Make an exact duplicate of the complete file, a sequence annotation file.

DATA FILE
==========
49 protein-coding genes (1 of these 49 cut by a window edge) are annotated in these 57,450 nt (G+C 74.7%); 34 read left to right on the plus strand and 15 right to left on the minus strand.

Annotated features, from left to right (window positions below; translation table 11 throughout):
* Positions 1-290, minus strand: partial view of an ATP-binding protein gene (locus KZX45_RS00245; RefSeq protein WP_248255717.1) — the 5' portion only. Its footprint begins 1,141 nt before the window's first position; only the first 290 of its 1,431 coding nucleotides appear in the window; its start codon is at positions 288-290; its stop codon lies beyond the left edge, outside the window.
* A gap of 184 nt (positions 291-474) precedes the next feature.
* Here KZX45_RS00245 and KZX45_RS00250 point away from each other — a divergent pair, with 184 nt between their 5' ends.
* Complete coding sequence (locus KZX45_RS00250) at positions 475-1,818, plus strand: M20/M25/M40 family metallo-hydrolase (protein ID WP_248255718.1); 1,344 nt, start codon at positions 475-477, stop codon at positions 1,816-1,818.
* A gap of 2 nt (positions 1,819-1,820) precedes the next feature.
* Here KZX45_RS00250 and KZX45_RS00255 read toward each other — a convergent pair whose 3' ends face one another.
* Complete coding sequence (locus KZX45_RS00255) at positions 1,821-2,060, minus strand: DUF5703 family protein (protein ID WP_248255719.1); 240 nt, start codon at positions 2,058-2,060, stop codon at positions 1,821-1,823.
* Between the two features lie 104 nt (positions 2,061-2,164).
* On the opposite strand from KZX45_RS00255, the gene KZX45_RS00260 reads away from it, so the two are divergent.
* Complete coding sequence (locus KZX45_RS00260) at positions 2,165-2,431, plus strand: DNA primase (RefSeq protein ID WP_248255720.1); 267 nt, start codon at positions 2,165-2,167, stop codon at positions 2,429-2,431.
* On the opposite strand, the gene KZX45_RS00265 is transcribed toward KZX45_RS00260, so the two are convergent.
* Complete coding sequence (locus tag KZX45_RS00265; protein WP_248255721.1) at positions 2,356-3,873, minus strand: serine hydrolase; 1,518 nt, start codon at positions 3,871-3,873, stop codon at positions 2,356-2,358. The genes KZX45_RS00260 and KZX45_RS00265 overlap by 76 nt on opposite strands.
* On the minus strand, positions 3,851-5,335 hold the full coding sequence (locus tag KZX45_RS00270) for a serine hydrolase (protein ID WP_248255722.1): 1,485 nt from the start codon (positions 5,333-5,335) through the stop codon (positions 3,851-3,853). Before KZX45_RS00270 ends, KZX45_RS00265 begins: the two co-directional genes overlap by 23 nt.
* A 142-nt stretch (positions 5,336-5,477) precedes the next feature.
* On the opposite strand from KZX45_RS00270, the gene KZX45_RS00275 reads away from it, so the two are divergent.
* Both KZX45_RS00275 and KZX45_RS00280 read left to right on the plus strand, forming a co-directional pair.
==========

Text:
49 protein-coding genes (1 of these 49 cut by a window edge) are annotated in these 57,450 nt (G+C 74.7%); 34 read left to right on the plus strand and 15 right to left on the minus strand.

Annotated features, from left to right (window positions below; translation table 11 throughout):
* Positions 1-290, minus strand: partial view of an ATP-binding protein gene (locus KZX45_RS00245; RefSeq protein WP_248255717.1) — the 5' portion only. Its footprint begins 1,141 nt before the window's first position; only the first 290 of its 1,431 coding nucleotides appear in the window; its start codon is at positions 288-290; its stop codon lies beyond the left edge, outside the window.
* A gap of 184 nt (positions 291-474) precedes the next feature.
* Here KZX45_RS00245 and KZX45_RS00250 point away from each other — a divergent pair, with 184 nt between their 5' ends.
* Complete coding sequence (locus KZX45_RS00250) at positions 475-1,818, plus strand: M20/M25/M40 family metallo-hydrolase (protein ID WP_248255718.1); 1,344 nt, start codon at positions 475-477, stop codon at positions 1,816-1,818.
* A gap of 2 nt (positions 1,819-1,820) precedes the next feature.
* Here KZX45_RS00250 and KZX45_RS00255 read toward each other — a convergent pair whose 3' ends face one another.
* Complete coding sequence (locus KZX45_RS00255) at positions 1,821-2,060, minus strand: DUF5703 family protein (protein ID WP_248255719.1); 240 nt, start codon at positions 2,058-2,060, stop codon at positions 1,821-1,823.
* Between the two features lie 104 nt (positions 2,061-2,164).
* On the opposite strand from KZX45_RS00255, the gene KZX45_RS00260 reads away from it, so the two are divergent.
* Complete coding sequence (locus KZX45_RS00260) at positions 2,165-2,431, plus strand: DNA primase (RefSeq protein ID WP_248255720.1); 267 nt, start codon at positions 2,165-2,167, stop codon at positions 2,429-2,431.
* On the opposite strand, the gene KZX45_RS00265 is transcribed toward KZX45_RS00260, so the two are convergent.
* Complete coding sequence (locus tag KZX45_RS00265; protein WP_248255721.1) at positions 2,356-3,873, minus strand: serine hydrolase; 1,518 nt, start codon at positions 3,871-3,873, stop codon at positions 2,356-2,358. The genes KZX45_RS00260 and KZX45_RS00265 overlap by 76 nt on opposite strands.
* On the minus strand, positions 3,851-5,335 hold the full coding sequence (locus tag KZX45_RS00270) for a serine hydrolase (protein ID WP_248255722.1): 1,485 nt from the start codon (positions 5,333-5,335) through the stop codon (positions 3,851-3,853). Before KZX45_RS00270 ends, KZX45_RS00265 begins: the two co-directional genes overlap by 23 nt.
* A 142-nt stretch (positions 5,336-5,477) precedes the next feature.
* On the opposite strand from KZX45_RS00270, the gene KZX45_RS00275 reads away from it, so the two are divergent.
* Both KZX45_RS00275 and KZX45_RS00280 read left to right on the plus strand, forming a co-directional pair.